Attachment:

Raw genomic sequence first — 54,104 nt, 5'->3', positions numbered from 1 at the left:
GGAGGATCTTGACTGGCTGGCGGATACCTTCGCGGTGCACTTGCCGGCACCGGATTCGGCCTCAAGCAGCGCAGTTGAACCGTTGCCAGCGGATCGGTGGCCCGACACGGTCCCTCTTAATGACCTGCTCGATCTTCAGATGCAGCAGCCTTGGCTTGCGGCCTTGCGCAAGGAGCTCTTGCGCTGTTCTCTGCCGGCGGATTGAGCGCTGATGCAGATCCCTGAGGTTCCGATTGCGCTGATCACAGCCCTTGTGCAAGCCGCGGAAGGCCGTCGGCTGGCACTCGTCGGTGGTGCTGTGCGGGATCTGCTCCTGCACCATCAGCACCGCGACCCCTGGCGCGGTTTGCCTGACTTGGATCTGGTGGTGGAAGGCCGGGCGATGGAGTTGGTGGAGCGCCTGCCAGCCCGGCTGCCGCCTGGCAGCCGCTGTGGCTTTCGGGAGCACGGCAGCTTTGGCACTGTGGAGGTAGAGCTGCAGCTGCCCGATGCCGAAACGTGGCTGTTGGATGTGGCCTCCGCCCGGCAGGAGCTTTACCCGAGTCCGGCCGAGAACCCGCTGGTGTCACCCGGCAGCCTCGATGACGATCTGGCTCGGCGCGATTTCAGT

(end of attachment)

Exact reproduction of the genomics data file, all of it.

Raw genomic sequence first — 54,104 nt, 5'->3', positions numbered from 1 at the left:
GGAGGATCTTGACTGGCTGGCGGATACCTTCGCGGTGCACTTGCCGGCACCGGATTCGGCCTCAAGCAGCGCAGTTGAACCGTTGCCAGCGGATCGGTGGCCCGACACGGTCCCTCTTAATGACCTGCTCGATCTTCAGATGCAGCAGCCTTGGCTTGCGGCCTTGCGCAAGGAGCTCTTGCGCTGTTCTCTGCCGGCGGATTGAGCGCTGATGCAGATCCCTGAGGTTCCGATTGCGCTGATCACAGCCCTTGTGCAAGCCGCGGAAGGCCGTCGGCTGGCACTCGTCGGTGGTGCTGTGCGGGATCTGCTCCTGCACCATCAGCACCGCGACCCCTGGCGCGGTTTGCCTGACTTGGATCTGGTGGTGGAAGGCCGGGCGATGGAGTTGGTGGAGCGCCTGCCAGCCCGGCTGCCGCCTGGCAGCCGCTGTGGCTTTCGGGAGCACGGCAGCTTTGGCACTGTGGAGGTAGAGCTGCAGCTGCCCGATGCCGAAACGTGGCTGTTGGATGTGGCCTCCGCCCGGCAGGAGCTTTACCCGAGTCCGGCCGAGAACCCGCTGGTGTCACCCGGCAGCCTCGATGACGATCTGGCTCGGCGCGATTTCAGT